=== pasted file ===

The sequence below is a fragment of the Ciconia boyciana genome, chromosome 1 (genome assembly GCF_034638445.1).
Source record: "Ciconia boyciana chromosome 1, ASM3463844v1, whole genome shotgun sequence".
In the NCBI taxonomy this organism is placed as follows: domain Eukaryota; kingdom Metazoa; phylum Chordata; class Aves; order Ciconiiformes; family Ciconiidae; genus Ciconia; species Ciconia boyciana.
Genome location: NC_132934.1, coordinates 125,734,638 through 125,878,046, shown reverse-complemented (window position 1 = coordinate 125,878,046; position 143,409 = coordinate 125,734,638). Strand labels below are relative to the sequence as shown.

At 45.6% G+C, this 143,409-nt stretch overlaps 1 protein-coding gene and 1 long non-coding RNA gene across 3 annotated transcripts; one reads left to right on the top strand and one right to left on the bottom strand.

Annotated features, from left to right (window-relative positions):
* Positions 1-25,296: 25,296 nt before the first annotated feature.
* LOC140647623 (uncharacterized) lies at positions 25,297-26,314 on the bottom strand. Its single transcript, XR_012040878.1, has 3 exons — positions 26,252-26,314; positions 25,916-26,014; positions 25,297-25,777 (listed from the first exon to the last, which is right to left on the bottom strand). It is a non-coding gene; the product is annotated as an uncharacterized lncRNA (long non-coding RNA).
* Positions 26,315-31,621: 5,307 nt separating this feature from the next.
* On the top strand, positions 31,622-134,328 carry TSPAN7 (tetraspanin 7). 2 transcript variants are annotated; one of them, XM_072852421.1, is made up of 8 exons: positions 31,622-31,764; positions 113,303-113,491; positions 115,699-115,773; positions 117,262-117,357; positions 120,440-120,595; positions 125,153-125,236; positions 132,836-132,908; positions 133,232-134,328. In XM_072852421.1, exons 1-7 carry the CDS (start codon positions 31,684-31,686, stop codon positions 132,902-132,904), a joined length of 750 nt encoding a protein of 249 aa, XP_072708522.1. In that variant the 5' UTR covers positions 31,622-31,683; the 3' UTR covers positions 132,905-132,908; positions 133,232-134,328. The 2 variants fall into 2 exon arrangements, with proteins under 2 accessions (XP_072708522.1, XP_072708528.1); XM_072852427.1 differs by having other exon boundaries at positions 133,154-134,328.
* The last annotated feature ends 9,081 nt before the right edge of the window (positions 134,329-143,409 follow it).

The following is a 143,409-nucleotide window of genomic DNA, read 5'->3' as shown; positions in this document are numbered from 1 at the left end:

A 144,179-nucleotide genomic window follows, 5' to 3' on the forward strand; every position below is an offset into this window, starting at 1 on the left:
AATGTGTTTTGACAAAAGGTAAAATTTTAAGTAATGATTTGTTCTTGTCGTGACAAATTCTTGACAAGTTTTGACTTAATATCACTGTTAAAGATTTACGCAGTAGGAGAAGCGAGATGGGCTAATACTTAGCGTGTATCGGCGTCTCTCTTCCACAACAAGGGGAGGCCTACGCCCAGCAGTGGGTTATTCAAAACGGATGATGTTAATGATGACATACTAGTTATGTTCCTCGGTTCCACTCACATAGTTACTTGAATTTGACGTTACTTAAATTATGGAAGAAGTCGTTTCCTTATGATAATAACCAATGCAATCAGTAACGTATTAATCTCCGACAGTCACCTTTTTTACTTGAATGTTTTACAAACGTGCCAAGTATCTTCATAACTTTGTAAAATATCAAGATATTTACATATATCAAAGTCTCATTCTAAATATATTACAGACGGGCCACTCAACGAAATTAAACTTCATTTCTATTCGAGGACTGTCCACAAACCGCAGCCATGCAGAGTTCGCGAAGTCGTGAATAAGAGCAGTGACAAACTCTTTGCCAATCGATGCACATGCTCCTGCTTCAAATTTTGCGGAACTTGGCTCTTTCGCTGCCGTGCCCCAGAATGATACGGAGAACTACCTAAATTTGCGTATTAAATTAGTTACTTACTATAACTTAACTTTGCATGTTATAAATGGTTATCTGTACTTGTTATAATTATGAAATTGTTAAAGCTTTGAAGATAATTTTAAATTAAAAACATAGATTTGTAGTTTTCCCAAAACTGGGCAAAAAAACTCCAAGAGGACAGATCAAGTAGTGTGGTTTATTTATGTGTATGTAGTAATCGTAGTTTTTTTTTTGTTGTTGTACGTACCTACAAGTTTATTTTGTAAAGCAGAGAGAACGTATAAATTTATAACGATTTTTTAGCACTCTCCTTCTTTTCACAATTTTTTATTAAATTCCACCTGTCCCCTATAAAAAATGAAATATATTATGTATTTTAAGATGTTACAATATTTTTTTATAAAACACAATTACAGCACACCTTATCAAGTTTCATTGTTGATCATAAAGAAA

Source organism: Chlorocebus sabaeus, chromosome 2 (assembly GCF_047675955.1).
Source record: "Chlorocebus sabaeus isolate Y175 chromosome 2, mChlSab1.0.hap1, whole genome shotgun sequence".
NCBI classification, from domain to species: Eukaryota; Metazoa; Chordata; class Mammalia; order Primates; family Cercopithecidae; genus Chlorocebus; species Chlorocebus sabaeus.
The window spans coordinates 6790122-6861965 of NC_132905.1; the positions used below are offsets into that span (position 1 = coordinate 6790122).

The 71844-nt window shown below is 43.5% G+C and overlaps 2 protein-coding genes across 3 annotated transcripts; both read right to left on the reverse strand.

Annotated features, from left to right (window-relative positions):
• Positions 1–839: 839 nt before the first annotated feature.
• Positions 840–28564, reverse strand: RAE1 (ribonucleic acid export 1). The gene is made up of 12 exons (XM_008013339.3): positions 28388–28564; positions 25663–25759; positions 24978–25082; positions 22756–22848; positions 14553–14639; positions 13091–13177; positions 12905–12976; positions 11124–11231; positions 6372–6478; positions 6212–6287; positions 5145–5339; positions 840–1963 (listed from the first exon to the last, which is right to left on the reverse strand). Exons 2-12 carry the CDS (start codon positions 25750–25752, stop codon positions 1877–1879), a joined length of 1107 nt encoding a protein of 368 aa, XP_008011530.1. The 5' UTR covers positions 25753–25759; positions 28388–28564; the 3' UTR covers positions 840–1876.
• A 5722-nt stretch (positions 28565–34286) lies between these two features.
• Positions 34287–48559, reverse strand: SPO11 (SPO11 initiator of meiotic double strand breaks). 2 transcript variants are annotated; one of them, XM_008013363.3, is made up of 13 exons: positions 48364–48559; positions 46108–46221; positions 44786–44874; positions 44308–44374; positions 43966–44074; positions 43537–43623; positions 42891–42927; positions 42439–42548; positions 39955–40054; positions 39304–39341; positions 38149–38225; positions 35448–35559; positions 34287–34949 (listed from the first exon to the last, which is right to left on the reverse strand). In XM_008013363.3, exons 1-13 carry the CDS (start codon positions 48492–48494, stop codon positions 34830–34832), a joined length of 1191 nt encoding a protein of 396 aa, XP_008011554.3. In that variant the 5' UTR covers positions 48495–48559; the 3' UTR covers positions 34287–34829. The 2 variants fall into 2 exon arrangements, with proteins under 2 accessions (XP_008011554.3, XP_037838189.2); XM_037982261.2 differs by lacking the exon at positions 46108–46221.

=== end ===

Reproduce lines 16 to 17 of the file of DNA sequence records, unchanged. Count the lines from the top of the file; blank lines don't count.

Source record: "Chlorocebus sabaeus isolate Y175 chromosome 2, mChlSab1.0.hap1, whole genome shotgun sequence".
NCBI classification, from domain to species: Eukaryota; Metazoa; Chordata; class Mammalia; order Primates; family Cercopithecidae; genus Chlorocebus; species Chlorocebus sabaeus.